Brian: To me there’s two clear men in the lead: Jurgen Klinsmann and Dominic Kinnear. Klinsmann would obviously add the international experience and prestige. Kinnear has done a fantastic job in MLS. He knows the domestic structure and is a former USMNT’er himself. When you look at his role in developing the likes of Holden, Clark, and Ching, his quality speaks for itself.
Mister Tuesday: From MLS, how about Steve Nicol? He’s gotten more out of less talent than any other MLS manager.
Shaun: A tough Scot! I like it.
Brian: I prefer Kinnear, because he’s done such a superior job in identifying and developing talent. Really doesn’t seem like the Revs have produced any great players since Deuce left.
Matthew: Here’s the challenge. Who can the States get? I’m not certain.
While there are many quality coaches in MLS–their overall exposure to players and tactics is limited by the league they are in. So to me, an MLS coach is out….for now.
If the States want an American coach, I see no better than Bob Bradley. Perhaps Bruce Arena, but obviously the history. (By the way, what does it say that no less than four players from the Galaxy could be in consideration spots in 2014 – Donovan, Franklin, Gonzalez, Bowen).
I need to take some time for coaches. A manager like Hiddink would have been ideal.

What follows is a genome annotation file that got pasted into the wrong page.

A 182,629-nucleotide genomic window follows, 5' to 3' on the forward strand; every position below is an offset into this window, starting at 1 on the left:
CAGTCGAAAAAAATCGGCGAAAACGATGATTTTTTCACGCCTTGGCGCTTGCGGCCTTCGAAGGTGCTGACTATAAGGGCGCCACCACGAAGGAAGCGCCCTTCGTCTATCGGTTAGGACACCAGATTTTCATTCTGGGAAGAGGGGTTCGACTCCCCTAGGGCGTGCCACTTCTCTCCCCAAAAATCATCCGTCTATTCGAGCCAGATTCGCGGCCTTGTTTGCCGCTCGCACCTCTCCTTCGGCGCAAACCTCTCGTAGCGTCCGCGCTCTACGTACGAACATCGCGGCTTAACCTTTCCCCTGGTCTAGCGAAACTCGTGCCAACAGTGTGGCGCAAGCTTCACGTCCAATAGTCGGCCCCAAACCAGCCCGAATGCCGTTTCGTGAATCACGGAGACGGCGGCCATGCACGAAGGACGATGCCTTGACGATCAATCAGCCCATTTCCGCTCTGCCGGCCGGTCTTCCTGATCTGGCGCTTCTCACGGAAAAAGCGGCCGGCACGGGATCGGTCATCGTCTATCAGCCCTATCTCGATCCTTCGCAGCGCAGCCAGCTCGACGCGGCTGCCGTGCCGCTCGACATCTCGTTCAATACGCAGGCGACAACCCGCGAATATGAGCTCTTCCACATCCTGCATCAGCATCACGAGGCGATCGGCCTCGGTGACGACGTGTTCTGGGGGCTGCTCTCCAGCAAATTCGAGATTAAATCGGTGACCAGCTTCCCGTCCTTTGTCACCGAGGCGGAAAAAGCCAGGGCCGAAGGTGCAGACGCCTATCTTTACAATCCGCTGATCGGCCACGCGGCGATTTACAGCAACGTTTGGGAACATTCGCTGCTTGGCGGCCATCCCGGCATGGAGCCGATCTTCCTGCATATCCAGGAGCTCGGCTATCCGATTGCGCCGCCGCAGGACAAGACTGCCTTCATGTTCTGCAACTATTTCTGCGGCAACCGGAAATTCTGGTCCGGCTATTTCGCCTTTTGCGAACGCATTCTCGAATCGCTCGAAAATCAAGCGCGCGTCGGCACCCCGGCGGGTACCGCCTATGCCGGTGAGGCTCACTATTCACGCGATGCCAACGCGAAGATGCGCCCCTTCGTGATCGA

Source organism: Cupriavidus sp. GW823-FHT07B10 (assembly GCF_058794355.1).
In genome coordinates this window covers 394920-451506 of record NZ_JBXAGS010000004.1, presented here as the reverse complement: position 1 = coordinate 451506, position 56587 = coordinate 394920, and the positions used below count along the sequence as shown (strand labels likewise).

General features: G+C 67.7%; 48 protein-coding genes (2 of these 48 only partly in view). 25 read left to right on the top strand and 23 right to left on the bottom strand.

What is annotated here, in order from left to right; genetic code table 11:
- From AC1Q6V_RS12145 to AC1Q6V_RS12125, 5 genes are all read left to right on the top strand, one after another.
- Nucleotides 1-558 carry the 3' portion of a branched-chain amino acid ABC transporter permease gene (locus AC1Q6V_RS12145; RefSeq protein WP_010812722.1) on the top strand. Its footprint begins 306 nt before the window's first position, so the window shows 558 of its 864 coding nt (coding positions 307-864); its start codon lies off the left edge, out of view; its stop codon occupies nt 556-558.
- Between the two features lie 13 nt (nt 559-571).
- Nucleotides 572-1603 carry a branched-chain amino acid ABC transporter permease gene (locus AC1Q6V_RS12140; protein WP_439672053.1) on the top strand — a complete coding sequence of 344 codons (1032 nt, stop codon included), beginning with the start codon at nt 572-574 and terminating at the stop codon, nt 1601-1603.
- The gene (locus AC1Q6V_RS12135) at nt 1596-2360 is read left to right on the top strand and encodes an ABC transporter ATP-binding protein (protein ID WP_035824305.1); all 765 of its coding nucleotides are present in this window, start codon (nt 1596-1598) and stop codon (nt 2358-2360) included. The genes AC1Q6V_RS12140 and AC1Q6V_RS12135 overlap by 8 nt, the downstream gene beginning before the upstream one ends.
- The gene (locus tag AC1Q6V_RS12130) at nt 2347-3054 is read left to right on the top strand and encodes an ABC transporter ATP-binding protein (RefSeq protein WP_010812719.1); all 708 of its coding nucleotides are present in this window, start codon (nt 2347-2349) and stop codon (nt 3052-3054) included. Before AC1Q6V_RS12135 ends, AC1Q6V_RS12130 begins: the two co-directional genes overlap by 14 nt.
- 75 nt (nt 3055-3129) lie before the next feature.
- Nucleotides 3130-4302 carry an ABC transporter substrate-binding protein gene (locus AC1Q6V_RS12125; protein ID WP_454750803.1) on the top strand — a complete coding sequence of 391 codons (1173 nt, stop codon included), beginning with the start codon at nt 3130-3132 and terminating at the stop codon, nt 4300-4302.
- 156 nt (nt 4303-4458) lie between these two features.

Perhaps in a year or two someone like a Louis Van Gaal who will be sick of club travel and the frequency of club dates and is not too egotistical to demand everything from the Federation.
Mister Tuesday: We need a tactician and someone that can stop us from conceding and has the reputation to interest the best of the young dual-nats. I could live with Houllier.
Shaun: He’s French though. Do you think the US can handle that? seriously?
Brian: Here’s what I would love to see: the two-man combination of Claudio Reyna and Klinsmann take over the system. Reyna can completely revamp the youth system and coaching, while Jurgen can focus more on the senior players. I think any foreign coach taking complete control of the system could be disastrous, but with an experienced US Soccer veteran like Reyna steering the ship, it could be a great development for the team.
Matthew: I’m completely unconvinced about Reyna with player development. Brian, what makes you a fan of Reyna’s player development? He has zero experience….
Mister Tuesday: Maybe Klinsy could teach Jozy how to make a near-post run. Maybe he can get the team to stop playing “scared to lose”. Maybe I can be tactical advisor. Or at least a technical guy that films matches from way above.
Shaun: Klinsy can certainly teach the players to dive more convincingly!
Brian: Having listened to interview with Reyna on his hiring, I got the feeling that he’s actively looking to increase the emphasis on skill in the youth system. Saying how he’s probably the most skilled player in our history, that means a lot.
Brian: Throwing this out there semi legitimately: John O’Brien for USMNT manager.
Mister Tuesday: Seconded. His blogs are pure genius.
Matthew: John O’Brien would definitely make a good coach with some work. Not a consideration for US coach at this time, but–and no stain on him–a better assistant “ready-today” than a Jesse Marsch I would think.
Brian: How about Alexi Lalas?